GeneReview Scope

RASA1-Related Disorders: Included Phenotypes 1
  • Capillary malformation-arteriovenous malformation syndrome
  • RASA1-related Parkes Weber syndrome

For synonyms and outdated names see Nomenclature.


For other genetic causes of these phenotypes see Differential Diagnosis.


Diagnostic criteria for CM-AVM syndrome has been proposed but not systematically evaluated [Orme et al 2013, Weitz et al 2015].

Suggestive Findings

RASA1-related disorders should be suspected in individuals who have any of the following:

  • Capillary malformations (CMs), the hallmark of RASA1-related disorders. CMs are generally:
    • Multifocal, atypical pink-to-reddish brown, multiple, small (1-2 cm in diameter), round-to-oval lesions sometimes with a white halo;
    • Composed of dilated capillaries in the papillary dermis [Hershkovitz et al 2008b];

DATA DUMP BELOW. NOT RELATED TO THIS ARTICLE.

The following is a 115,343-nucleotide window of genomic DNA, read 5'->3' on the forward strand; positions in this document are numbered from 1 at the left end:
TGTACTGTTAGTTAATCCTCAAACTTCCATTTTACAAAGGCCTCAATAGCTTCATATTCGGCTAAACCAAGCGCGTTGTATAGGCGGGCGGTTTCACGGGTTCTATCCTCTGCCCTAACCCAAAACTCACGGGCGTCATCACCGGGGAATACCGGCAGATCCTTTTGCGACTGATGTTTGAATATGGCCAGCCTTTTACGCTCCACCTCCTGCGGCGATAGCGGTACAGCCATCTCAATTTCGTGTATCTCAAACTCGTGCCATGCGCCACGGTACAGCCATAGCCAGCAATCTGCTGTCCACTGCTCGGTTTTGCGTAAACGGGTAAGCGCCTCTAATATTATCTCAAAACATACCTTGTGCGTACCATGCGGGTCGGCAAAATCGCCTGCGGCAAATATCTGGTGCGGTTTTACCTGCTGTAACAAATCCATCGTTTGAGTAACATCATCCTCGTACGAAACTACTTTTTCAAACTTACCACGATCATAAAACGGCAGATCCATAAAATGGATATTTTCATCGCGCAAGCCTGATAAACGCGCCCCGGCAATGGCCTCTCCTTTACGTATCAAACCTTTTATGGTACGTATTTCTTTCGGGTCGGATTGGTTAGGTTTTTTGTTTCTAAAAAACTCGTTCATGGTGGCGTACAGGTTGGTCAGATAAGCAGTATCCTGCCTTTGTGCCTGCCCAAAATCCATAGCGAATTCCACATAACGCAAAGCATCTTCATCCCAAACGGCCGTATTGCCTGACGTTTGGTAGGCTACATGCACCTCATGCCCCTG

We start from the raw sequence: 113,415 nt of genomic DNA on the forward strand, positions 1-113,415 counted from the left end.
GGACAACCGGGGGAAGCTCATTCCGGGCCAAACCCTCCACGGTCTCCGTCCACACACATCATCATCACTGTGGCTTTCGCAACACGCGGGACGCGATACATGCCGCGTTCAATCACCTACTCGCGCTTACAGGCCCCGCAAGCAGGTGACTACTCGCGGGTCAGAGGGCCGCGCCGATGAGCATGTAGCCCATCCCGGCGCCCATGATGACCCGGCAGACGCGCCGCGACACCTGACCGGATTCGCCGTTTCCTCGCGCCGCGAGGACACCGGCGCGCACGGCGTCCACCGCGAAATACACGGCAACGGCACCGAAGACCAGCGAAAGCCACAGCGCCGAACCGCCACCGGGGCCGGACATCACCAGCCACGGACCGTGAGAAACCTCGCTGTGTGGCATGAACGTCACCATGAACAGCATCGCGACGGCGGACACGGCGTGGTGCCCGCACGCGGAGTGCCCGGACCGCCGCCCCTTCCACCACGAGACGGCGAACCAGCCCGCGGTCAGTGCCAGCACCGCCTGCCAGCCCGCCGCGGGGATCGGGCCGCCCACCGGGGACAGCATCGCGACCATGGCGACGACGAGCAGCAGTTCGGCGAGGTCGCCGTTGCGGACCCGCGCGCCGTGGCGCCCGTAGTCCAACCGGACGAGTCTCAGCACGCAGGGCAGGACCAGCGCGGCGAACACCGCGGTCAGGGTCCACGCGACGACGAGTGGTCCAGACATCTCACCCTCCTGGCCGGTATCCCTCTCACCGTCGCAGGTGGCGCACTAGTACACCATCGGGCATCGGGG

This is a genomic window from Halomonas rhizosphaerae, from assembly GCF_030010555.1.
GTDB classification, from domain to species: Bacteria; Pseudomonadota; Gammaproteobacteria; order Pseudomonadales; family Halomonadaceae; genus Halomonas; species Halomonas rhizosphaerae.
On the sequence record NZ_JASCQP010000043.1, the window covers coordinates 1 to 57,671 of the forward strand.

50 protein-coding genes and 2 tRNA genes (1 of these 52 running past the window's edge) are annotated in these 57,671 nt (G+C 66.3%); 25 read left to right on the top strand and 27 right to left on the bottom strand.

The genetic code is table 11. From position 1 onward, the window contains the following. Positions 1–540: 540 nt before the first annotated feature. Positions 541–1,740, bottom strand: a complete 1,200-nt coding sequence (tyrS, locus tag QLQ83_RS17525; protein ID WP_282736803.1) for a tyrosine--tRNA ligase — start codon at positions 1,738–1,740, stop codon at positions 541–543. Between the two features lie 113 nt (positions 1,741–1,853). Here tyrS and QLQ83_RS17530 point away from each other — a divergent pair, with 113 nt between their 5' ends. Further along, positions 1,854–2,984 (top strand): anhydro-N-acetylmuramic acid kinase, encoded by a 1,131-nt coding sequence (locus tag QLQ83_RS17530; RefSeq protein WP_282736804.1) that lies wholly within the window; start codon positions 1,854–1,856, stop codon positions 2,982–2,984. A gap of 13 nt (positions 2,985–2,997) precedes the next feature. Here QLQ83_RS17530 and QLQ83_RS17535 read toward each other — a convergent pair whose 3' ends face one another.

• Mostly localized on the face and limbs;
    • Seen in combination with arteriovenous malformations (AVMs) or arteriovenous fistulas (AVF), but may be the only finding [Hershkovitz et al 2008a, Revencu et al 2008, Revencu et al 2013b].
  • Arteriovenous malformations (AVMs) / arteriovenous fistulas (AVFs) in soft tissue, bone, and brain which may be associated with overgrowth [Eerola et al 2003]
  • Parkes Weber syndrome (PKWS), a cutaneous capillary malformation associated with underlying multiple micro-AVFs and soft tissue and skeletal hypertrophy of the affected limb [Mulliken & Young 1988]

Establishing the Diagnosis

The diagnosis of a RASA1-related disorder is established in a proband with suggestive clinical findings and a heterozygous pathogenic variant in RASA1 identified by molecular genetic testing (see Table 1).

Molecular genetic testing approaches can include single-gene testing including sequencing and analysis of large deletions and duplications. Sequence analysis of RASA1 is performed first and followed by gene-targeted deletion/duplication analysis if no pathogenic variant is found.

Table 1.

Molecular Genetic Testing Used in RASA1-Related Disorders

Gene 1Test MethodProportion of Probands with a Pathogenic Variant 2 Detectable by This Method
RASA1Sequence analysis 361/66 (92%) 4
Gene-targeted deletion/duplication analysis 55/66 (~8%) 6

See Molecular Genetics for information on allelic variants detected in this gene.